Exosome preparation

Exosomes released by LAMA84 CML cells after a 24-hour culture period in presence of FBS previously ultracentrifuged (vesicle free media) were isolated from conditioned culture medium by differential centrifugation, as previously described [6,8]. Briefly, culture medium was centrifuged subsequently for 5 min at 300 × g, 15 min at 3,000 × g, 30 minutes at 10,000 × g and ultracentrifuged 90 min at 100,000 × g in a Type 70 Ti, fixed angle rotor. Peletted exosomes were washed and then resuspended in PBS. To further verify the identity of vesicles as exosomes, we isolated exosomes on a 30% sucrose/D2O cushion. Vesicles contained in the cushion were recovered, washed several times, ultracentrifuged for 90 min in PBS and collected for use. Exosome protein content was determined with the Bradford assay (Pierce, Rockford, IL, USA). On average, we recovered 10 micrograms of vesicles from 3×106 cells; this amount of exosomes was then used to treat 1×106 cells.

Proliferation assay (BrdU assay)

Cell proliferation was assessed with a BrdU labeling ELISA kit (Calbiochem, San Diego, CA, USA) according to the manufacturer’s protocol. Briefly, LAMA84 cells were seeded at a density of 0.1×106 in a 96-well plate and exposed to escalating doses of LAMA84-exosomes (5–10–20 μg/ml), pretreated or not with anti- TGF-β1 antibody, and in the presence or not of SB431542 (10, 20 μM) for up to one week. Twenty microliters of BrdU were added to the cells 24 hours before each time point. The absorbance was measured at dual wavelength (450 nm and 540 nm). Means and standard deviations generated from three independent experiments are reported as the percentage of growth versus control (untreated cells). Cell proliferation curves were derived from these data with Microsoft Excel software.

Colony formation assay

LAMA84 cells were plated in 6-well (2000 cells/ml/well) in Iscove’s-methylcellulose medium (Methocult H4230, Stem Cell Technologies, Vancouver, Canada) containing or not LAMA-derived exosomes (1, 5, 10, 20, 50 μg/ml), pretreated or not with anti- TGF-β1 antibodies, and in the presence or not of SB431542 (10, 20 μM). After 14 days of culture, LAMA84 colonies were observed by phase-contrast microscopy and photographed. The area of twenty LAMA84 colonies per condition was measured with the IMAGE-J software (http://rsbweb.nih.gov/ij/).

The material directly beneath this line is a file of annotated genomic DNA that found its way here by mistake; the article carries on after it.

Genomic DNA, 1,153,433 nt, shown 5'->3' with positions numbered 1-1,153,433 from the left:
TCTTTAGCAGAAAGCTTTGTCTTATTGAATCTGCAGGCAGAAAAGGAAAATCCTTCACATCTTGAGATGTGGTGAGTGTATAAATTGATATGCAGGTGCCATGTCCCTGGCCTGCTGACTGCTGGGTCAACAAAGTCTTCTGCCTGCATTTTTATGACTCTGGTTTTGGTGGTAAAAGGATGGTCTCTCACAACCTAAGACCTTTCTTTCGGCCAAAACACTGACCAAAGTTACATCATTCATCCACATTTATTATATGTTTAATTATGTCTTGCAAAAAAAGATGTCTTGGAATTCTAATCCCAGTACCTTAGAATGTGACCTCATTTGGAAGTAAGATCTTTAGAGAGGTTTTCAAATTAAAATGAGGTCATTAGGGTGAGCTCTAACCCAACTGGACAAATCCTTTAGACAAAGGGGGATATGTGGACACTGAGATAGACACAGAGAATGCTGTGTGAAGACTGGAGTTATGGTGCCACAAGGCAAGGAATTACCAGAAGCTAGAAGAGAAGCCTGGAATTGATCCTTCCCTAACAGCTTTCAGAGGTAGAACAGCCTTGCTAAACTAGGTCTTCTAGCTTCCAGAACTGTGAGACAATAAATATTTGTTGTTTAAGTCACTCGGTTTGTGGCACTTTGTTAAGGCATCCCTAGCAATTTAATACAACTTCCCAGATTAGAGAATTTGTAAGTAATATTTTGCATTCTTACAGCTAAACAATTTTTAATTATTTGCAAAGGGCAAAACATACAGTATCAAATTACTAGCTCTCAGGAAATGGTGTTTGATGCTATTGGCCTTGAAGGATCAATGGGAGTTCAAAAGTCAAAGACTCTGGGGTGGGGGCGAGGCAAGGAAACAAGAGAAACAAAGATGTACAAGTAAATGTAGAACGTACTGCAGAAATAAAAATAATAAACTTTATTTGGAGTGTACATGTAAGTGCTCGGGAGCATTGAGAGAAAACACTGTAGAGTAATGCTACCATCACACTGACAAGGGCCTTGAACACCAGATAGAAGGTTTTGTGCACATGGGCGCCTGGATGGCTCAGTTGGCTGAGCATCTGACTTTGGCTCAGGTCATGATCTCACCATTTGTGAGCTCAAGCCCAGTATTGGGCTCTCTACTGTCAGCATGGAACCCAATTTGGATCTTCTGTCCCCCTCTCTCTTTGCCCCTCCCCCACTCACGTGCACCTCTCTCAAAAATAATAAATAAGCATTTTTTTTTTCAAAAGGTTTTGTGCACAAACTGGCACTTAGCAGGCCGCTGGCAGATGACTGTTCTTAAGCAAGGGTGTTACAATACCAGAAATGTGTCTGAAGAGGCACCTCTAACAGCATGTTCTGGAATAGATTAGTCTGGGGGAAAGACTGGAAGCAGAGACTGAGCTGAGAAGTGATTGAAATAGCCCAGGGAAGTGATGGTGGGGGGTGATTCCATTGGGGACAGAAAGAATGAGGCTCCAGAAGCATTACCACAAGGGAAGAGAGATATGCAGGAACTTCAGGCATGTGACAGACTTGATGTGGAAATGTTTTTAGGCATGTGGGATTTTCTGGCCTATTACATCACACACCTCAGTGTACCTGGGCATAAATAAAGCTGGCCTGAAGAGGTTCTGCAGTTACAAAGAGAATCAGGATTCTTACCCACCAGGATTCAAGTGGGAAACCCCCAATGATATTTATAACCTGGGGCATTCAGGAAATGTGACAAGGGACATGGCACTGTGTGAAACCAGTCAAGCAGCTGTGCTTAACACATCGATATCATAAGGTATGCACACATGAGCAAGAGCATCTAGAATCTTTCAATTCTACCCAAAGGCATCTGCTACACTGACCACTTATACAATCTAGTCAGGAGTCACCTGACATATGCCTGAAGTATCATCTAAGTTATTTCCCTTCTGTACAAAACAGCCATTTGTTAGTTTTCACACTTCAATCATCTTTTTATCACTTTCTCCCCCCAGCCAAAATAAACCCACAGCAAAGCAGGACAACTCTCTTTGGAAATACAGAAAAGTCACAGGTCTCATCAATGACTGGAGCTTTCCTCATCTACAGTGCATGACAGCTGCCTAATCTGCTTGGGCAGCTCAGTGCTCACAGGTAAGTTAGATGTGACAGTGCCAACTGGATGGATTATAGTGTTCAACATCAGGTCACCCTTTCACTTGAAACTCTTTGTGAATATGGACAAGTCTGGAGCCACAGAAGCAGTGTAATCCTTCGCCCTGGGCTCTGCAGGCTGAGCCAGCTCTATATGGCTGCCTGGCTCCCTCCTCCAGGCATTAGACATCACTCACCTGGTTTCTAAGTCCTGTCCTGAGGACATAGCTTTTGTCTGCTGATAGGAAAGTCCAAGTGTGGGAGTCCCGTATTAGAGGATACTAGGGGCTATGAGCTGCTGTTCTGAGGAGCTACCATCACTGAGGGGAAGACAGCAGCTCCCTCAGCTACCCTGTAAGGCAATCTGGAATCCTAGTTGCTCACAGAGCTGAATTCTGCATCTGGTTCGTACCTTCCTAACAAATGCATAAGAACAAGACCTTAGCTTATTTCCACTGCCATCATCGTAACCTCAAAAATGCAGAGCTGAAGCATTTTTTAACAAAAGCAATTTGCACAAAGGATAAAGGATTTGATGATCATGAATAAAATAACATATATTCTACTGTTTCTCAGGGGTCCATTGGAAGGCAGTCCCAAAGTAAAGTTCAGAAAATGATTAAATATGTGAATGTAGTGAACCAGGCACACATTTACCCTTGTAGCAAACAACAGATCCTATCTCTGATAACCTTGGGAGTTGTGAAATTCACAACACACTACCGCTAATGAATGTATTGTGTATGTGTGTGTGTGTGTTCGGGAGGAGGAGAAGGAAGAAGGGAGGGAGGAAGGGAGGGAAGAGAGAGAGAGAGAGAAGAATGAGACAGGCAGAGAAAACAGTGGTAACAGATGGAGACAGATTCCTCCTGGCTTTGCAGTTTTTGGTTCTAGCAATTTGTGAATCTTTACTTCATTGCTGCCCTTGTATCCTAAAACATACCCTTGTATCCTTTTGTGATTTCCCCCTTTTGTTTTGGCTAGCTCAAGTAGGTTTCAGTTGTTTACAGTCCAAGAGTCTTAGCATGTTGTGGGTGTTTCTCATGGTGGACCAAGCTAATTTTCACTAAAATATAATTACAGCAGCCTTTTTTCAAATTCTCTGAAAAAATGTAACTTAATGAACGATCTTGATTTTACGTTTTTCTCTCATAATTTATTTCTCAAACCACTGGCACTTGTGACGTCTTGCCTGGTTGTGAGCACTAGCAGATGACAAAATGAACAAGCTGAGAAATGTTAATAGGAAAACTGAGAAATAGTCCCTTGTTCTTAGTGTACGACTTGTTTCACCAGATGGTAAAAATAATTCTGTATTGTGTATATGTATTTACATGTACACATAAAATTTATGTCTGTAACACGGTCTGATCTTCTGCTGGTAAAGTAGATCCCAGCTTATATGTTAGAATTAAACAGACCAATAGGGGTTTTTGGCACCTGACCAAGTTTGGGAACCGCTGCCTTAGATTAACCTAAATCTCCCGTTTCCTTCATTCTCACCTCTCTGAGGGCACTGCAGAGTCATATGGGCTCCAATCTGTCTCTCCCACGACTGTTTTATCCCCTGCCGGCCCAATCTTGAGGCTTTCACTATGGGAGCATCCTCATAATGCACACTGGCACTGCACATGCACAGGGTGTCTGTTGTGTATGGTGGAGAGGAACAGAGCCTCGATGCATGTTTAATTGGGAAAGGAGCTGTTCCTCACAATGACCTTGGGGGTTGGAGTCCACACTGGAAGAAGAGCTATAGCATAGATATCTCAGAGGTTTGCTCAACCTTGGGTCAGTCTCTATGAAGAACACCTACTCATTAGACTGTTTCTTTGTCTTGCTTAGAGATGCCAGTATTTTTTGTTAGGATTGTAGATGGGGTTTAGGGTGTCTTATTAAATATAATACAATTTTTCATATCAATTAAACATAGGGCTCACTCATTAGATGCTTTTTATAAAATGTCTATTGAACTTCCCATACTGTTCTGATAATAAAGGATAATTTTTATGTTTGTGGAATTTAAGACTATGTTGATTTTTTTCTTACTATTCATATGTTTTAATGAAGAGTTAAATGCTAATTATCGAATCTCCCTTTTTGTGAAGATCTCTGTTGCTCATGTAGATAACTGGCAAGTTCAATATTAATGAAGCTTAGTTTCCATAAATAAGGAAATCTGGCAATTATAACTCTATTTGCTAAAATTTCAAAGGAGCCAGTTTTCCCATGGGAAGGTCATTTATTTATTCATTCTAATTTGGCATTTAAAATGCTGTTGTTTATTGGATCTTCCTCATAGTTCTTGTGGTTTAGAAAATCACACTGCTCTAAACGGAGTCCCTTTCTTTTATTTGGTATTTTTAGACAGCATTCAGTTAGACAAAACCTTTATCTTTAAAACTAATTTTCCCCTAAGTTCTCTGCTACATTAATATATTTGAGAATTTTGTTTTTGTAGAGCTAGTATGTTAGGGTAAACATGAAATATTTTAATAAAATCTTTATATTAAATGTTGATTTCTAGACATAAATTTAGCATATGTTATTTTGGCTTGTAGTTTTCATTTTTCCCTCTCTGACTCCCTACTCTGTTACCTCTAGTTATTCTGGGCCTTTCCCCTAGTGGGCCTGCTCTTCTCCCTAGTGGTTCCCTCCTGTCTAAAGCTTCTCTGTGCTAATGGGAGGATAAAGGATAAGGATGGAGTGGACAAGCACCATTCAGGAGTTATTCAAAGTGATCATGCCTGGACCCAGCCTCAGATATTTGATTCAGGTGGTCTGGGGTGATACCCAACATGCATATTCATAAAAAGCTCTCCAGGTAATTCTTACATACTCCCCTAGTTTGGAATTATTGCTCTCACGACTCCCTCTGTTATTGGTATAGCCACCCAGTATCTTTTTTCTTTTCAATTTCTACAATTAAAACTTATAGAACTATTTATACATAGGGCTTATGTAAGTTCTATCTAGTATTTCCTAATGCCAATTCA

CML mouse xenograft

Male NOD/SCID mice, four-to-five weeks old, were purchased from Charles River (Charles River Laboratories International, Inc, MA, USA) and acclimated for a week prior to experimentation. Mice received filtered water and sterilized diet ad libitum. Animals were observed daily and clinical signs were noted. Mice were randomly assigned to two groups of seven. Each mouse was inoculated subcutaneously in the right flank with viable single human LAMA84 cells (2 × 107) suspended in 0.2 ml of PBS with: (i) PBS (vehicle) or (ii) LAMA84-derived exosomes (100 μg/mouse). The day of injection was considered Day 0. Treatments with PBS (control group) or exosomes were repeated twice a week, in the tumor site. Xenograft tumors were measured and mice were weighed twice a week. Tumor volume was determined by calliper with the following formula: LxW2/2 = mm3 where L and W are the longest and shortest perpendicular measurements in millimeters, respectively. The same formula was used to calculate tumor weights assuming that 1 mm3 = 1 mg. Animals were euthanized at day 50, the tumor resected, and the tumor weights measured. Xenografts were resuspended in RNA later for further RNA isolation in 4% formaldehyde for immunohistochemical analysis or maintained dried at -80°C for protein isolation.

RNA extraction and real-time PCR

LAMA84 were grown in 12-well plates and treated with 5 or 10 μg/ml of LAMA84- exosomes for 72, 96 hours, or 1 week. Tumor biopsies soon after removal were stored in RNAlater solution (Applied Biosystems, Foster City, California, USA). Each sample was lysed in a tissue homogenizer. RNA was extracted using the commercially available Illustra RNAspin Mini Isolation Kit (GE Healthcare, Little Chalfont, Buckinghamshire, UK), according to manufacturer’s instructions. Total RNA was reverse-transcribed to cDNA using the High Capacity cDNA Reverse Transcription Kit (Applied Biosystem). RT-QPCR was performed in 48-well plates using the Step-One Real-Time PCR system (Applied Biosystem).